SHARE

The Wired Home: Which Technologies Actually Work?

Posted by Abby Perkins on December 09, 2014
The Wired Home: Which Technologies Actually Work?

With today's sky-high energy costs, homeowners and energy industry professionals alike are constantly looking for ways to increase energy efficiency and save money. Fortunately, advancements in home automation technology have made this easier than ever.

From smart thermostats to air quality monitors to Wi-Fi enabled light switches, home automation has made it possible to control appliances in ways that weren't possible just a few years ago. However, with so many different brands, makes, and models of home automation technology on the market, how can industry professionals—much less homeowners—know which ones are best?

Which smart home technologies are actually making lives more comfortable—and energy bills lower—for homeowners around the country?

Smart Thermostats: Nest vs. Honeywell Prestige HD

Today’s smart thermostats have essentially rendered programmable thermostats obsolete. A smart thermostat allows homeowners to control their thermostats remotely, via mobile devices. Furthermore, they can automatically adjust to homeowners’ schedules and behavior for maximum energy efficiency, while providing homeowners with real-time energy consumption data.

There are dozens of smart thermostats on the market, but the two top contenders are the popular Nest and the Honeywell Prestige HD.

Nest

Nest, which Google recently purchased, has a unique, sleek design and an extremely user-friendly interface, making it a great choice for those who are new to smart thermostats. Furthermore, it has the ability to learn about the user's lifestyle and preferences, so that it can automatically adjust to schedules and habits and make recommendations for energy savings. It also uses Wi-Fi to monitor outside temperatures and weather forecasts and can adjust internal conditions accordingly. The Nest can be controlled easily from most smartphones, tablets, and computers. On average, Nest users can expect to reduce their energy costs by around 20%.

Priced at $249, the Nest does come with a few possible drawbacks. For instance, even though it comes in a design with interchangeable skins and screensavers, its overall interface cannot be changed or customized very much.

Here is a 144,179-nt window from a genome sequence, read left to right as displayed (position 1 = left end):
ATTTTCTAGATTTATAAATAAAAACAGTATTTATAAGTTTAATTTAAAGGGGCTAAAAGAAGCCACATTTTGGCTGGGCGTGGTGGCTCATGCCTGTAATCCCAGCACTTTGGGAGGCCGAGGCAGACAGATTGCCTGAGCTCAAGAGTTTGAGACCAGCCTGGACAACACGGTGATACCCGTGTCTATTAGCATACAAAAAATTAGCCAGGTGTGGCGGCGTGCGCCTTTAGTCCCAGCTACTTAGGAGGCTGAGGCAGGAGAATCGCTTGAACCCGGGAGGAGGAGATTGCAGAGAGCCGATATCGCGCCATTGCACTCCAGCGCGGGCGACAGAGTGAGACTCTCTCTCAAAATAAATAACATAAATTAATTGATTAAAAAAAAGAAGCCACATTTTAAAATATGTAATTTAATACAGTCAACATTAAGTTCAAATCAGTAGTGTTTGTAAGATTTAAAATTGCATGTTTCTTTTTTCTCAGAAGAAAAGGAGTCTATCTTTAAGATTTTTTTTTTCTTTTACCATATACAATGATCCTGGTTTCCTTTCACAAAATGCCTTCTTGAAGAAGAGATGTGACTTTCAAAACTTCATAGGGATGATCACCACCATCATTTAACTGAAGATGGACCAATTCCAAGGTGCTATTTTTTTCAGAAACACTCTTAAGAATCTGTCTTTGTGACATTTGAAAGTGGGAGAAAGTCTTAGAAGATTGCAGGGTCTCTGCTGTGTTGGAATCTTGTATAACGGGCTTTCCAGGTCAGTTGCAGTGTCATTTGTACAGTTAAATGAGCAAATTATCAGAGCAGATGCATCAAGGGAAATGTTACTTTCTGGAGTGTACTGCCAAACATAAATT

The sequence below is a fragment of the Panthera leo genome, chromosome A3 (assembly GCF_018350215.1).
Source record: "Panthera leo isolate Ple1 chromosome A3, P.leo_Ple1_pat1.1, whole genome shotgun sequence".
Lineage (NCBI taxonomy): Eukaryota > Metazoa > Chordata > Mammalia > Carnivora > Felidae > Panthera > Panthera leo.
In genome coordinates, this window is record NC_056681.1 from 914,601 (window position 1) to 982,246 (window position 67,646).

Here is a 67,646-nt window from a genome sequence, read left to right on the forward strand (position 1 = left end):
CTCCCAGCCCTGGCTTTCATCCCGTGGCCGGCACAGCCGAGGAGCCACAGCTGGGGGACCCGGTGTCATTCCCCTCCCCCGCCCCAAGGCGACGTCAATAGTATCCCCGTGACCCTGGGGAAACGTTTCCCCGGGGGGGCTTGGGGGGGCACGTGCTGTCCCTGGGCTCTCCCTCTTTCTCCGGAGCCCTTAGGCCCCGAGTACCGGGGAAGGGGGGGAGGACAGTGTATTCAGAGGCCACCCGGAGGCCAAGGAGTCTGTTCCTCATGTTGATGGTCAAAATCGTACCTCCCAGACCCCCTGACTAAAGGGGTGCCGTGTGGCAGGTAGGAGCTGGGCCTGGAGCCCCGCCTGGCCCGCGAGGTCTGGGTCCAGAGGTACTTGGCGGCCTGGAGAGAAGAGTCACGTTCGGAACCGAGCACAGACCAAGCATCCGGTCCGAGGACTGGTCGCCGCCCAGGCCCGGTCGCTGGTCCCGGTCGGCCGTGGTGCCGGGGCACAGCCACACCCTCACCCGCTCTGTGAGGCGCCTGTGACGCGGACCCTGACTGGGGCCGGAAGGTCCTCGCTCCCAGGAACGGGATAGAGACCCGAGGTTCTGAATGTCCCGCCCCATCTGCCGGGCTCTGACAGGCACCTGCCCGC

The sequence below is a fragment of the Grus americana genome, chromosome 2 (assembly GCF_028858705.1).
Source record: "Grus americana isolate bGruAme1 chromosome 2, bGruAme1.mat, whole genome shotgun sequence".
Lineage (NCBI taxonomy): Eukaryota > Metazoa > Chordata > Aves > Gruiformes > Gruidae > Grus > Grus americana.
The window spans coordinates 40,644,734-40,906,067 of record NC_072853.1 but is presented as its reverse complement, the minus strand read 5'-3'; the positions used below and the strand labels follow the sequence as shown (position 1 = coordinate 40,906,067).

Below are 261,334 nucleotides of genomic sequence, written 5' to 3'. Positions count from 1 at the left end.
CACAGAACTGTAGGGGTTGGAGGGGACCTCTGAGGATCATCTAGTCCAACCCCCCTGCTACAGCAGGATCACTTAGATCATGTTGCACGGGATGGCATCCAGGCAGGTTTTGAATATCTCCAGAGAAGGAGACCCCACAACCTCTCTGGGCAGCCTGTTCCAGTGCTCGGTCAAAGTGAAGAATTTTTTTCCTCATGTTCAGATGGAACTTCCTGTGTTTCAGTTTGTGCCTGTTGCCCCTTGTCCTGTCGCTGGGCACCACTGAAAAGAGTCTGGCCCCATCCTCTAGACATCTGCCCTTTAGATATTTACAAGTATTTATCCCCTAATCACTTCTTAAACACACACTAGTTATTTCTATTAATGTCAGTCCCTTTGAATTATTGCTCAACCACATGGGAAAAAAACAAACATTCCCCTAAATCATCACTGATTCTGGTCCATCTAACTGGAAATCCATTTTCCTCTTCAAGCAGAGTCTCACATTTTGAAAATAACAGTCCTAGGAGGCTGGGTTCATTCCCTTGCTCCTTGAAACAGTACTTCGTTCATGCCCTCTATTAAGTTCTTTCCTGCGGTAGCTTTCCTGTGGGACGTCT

Honeywell Prestige HD

Honeywell's Prestige HD smart thermostat offers a device that's more reminiscent of a traditional programmable thermostat. However, like the Nest, it comes with a large, 8-inch touch screen that's easy to navigate both day and night.

Priced at about $385, the Prestige HD is a bit higher priced than other smart thermostats on the market, but it has some features make it worth the added cost. For instance, it comes with an "override" option that allows the user to easily reset the system permanently or temporarily. The Prestige HD has a HD, full-color display and tri-lingual functionality. Like the Nest, it uses Wi-Fi to read outdoor temperatures and humidity. It also comes with a five-year warranty, providing users with added peace of mind.

One downside to the Prestige HD, however, is that it does require a professional to install, whereas the Nest can be easily installed by homeowners. The Prestige HD also lacks the Nest’s smart programmability – instead of automatically learning your schedules and habits, you have to input them manually.

Smart Light Switches: The Belkin WeMo vs. the TCP Connected

For those looking to cut back on electricity costs and have more control over their energy use, having smart light switches installed throughout the home can make all the difference. Let's compare two popular options: the Belkin WeMo and the TCP Connected.

Belkin WeMo

The most well-known name in smart light switches is the Belkin WeMo. This smart light switch starts at around $50 per switch, though users will need to purchase separate smart light bulbs as well.

The switch is extremely easy to use, and connects through the user's home Wi-Fi network. A free app, available for both Android and Apple devices, allows the user to turn lights on and off remotely. It's also easy to set schedules for lights around the house. Lights can be set to turn on or off at a set time each day (for example, at sunrise or sunset), and the switches come with “away mode” settings for when users are away from home.